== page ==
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ANNE SHERWOOD:

OR, THR

SOCIAL INSTITUTIONS OF ENGLAND.

"Il faut ôter les masques des choses, aussi bien que des personnes!"

"Per me si va nella città dolente:

Per me si va nell' eterno dolore:

MONTAIGNE.

Per me si va tra la perduta gente."-DAnte.

"Our soul is exceedingly filled with the scorning of those that are at
ease, and with the contempt of the proud."-Ps. cxxiii., Bible Version.

IN THREE VOLUMES.

VOL. III.

LONDON:

RICHARD BENTLEY, NEW BURLINGTON STREET.

1857.

249. V. 96.

LONDON:

SAVILL AND EDWARDS, PRINTERS, CHANDOS STREET,

COVENT GARDEN.

ANNE SHERWOOD.

CHAPTER I.

AFTER reading Lord Claude's letter, the joyous light which had illuminated Annie's face died away, and she remained for a long time in a melancholy attitude, resting her head upon her hand. She saw indeed that Claude loved her, but she saw too that he had not courage for her sake to brave the world's opinion. Still the family pride, against which her mind would have revolted in any other in Claude excited neither anger person, nor indignation. Her partial fondness would not even allow her to qualify that pride as weakness, and she even went so far as to think it would be a derogation of his dignity

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to stoop to her. Never had Annie been so humble in her own eyes; she forgot, utterly forgot her fond dream, that successful genius might one day level the distinction between her noble lover and herself, and again and again she accused herself of madness and presumption. "And his love," she murmured, "is a fatal accident for Claude, but for me for me it is the crown of existence, even though it be destined to perish in the furnace of affliction. To be loved by Claude one day-one hour-might well be bought by years of suffering!"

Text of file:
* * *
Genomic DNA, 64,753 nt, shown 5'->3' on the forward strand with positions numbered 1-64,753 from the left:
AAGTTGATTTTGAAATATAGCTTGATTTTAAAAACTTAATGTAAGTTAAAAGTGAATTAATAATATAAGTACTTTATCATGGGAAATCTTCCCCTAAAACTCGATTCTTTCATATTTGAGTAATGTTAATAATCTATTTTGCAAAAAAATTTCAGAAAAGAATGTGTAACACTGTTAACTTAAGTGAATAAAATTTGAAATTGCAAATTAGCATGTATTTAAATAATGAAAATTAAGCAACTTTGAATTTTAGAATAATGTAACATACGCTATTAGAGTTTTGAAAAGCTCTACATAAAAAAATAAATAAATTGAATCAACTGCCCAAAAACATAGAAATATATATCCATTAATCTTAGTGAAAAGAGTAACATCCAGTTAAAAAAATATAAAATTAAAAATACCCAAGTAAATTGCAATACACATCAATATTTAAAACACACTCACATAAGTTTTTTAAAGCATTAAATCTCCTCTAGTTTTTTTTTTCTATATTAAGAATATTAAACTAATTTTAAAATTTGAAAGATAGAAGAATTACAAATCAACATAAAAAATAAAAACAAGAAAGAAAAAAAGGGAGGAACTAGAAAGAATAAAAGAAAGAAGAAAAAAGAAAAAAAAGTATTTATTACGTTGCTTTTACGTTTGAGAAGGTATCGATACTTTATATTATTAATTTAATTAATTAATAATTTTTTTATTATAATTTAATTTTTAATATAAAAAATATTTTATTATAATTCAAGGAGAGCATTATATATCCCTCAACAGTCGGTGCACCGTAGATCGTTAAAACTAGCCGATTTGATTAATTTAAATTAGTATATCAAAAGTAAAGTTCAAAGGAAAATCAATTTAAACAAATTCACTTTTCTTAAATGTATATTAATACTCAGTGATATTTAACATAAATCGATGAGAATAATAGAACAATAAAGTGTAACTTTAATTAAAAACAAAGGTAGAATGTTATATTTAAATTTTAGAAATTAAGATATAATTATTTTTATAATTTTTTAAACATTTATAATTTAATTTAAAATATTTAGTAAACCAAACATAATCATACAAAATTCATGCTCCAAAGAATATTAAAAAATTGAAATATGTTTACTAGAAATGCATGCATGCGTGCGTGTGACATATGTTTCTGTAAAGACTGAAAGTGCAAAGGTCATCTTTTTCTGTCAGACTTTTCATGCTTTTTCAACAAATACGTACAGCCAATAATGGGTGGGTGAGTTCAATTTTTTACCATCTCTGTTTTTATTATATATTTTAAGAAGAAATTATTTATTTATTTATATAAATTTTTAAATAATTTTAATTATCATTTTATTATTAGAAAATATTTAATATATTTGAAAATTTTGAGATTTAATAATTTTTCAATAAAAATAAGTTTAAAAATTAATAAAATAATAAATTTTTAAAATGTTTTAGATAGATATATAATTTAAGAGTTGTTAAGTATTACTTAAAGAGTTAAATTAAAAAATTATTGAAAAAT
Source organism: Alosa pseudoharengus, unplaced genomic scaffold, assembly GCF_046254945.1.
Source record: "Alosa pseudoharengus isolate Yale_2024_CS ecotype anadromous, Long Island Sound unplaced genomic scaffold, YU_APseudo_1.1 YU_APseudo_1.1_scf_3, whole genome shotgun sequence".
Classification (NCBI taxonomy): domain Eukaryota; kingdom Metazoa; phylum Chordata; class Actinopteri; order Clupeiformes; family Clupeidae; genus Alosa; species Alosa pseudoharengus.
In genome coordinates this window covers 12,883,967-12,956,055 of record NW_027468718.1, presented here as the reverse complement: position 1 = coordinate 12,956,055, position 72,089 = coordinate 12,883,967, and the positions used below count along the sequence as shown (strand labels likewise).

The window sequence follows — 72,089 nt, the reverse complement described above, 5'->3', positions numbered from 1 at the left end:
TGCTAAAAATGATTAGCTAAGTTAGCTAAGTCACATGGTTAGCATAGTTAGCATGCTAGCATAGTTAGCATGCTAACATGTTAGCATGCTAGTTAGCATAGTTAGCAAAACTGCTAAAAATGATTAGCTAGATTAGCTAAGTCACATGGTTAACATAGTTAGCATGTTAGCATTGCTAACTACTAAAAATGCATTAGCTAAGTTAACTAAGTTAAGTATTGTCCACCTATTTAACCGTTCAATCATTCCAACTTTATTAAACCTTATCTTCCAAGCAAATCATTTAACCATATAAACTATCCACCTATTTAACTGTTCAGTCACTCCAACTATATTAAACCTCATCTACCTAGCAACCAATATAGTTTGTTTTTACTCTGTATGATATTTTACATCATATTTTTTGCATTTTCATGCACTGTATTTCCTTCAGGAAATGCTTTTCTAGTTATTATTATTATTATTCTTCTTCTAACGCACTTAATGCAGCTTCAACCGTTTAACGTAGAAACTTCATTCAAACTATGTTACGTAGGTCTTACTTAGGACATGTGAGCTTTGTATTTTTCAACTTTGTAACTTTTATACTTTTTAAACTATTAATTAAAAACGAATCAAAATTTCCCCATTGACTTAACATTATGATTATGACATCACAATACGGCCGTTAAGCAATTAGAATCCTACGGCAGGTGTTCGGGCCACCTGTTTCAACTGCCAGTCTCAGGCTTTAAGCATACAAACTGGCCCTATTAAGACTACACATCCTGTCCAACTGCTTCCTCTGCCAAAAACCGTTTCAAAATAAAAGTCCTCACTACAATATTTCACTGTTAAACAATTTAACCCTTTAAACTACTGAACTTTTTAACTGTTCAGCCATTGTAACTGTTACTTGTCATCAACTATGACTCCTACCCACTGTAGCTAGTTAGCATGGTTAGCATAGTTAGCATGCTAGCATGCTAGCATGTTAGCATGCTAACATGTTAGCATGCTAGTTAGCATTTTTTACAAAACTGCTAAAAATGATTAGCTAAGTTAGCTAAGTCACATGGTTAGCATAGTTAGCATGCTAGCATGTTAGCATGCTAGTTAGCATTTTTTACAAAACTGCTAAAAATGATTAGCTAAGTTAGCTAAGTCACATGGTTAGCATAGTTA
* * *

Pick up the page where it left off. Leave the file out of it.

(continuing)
Again and again the letter was read, and Annie pondered over Claude's remarks on Oswald; "he was too contemptibly weak to make his own happiness, in defiance of a world which could offer him nothing in exchange for the felicity he sacrificed on her tinselled altars!" When Claude wrote that, he meant to return to Annie; two months later, he remembered the gulf which separated them, and, perhaps, his already cooled passion made it easy for him to avoid one whose love would degrade him. "But he may change

again!" repeated Annie, “he may change again, he may yet return! Ah, shall I then have courage and strength to surmount or conceal my weakness, and show him that I too have pride? But what has pride to do with love? I will delay my departure; perhaps we may meet again-if we do, he shall see by my untroubled look that I am indifferent to him! Oh, that I were! Yet, no! Still let me love one so worthy of devotion. I will stay, and if he comes I can at least assure myself of his health; of that he says nothing! How little he knows the tortures of suspense I have suffered, while uncertain of his state! Ah, if he were like Richard! but no, I would not have him anything but what he is, that one bright, particular star' that I have dreamt of so long, nay, all my life, but never saw, till I knew Claude! the star to which I may look up with fond, yet unobserved idolatry! I wish Sydney were home; then I should at least, sometimes, hear his name pronounced: it is very sad never to hear him named!"

Soon after, Sydney came home for his

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